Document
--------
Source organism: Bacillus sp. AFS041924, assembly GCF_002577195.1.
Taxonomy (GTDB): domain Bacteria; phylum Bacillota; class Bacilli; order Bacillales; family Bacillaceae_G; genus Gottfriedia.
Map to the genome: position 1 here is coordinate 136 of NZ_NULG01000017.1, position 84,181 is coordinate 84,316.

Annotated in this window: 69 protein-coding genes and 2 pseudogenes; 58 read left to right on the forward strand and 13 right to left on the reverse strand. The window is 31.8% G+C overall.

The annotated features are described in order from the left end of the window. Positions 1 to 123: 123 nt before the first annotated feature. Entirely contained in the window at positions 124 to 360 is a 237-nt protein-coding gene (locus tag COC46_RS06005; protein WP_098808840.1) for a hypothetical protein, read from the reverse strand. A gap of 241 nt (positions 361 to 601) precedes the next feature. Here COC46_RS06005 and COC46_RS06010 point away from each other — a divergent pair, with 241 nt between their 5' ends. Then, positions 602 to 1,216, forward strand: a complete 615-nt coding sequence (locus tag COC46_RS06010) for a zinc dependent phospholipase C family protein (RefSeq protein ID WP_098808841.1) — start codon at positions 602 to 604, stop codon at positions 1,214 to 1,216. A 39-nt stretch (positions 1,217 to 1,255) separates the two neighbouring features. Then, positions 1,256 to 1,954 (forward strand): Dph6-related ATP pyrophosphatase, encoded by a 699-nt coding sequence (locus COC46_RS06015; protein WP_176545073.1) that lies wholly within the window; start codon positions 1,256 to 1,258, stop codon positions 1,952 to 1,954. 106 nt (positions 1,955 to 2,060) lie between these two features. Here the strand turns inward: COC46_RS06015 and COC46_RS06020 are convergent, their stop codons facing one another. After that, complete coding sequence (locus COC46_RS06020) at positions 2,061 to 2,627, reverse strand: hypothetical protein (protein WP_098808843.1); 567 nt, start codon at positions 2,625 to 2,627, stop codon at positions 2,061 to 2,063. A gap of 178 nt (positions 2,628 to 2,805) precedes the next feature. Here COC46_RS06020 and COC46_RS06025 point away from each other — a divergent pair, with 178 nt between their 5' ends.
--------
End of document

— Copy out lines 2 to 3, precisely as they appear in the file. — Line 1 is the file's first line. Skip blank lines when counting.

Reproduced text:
Taxonomy (GTDB): domain Bacteria; phylum Bacillota; class Bacilli; order Bacillales; family Bacillaceae_G; genus Gottfriedia.
Map to the genome: position 1 here is coordinate 136 of NZ_NULG01000017.1, position 84,181 is coordinate 84,316.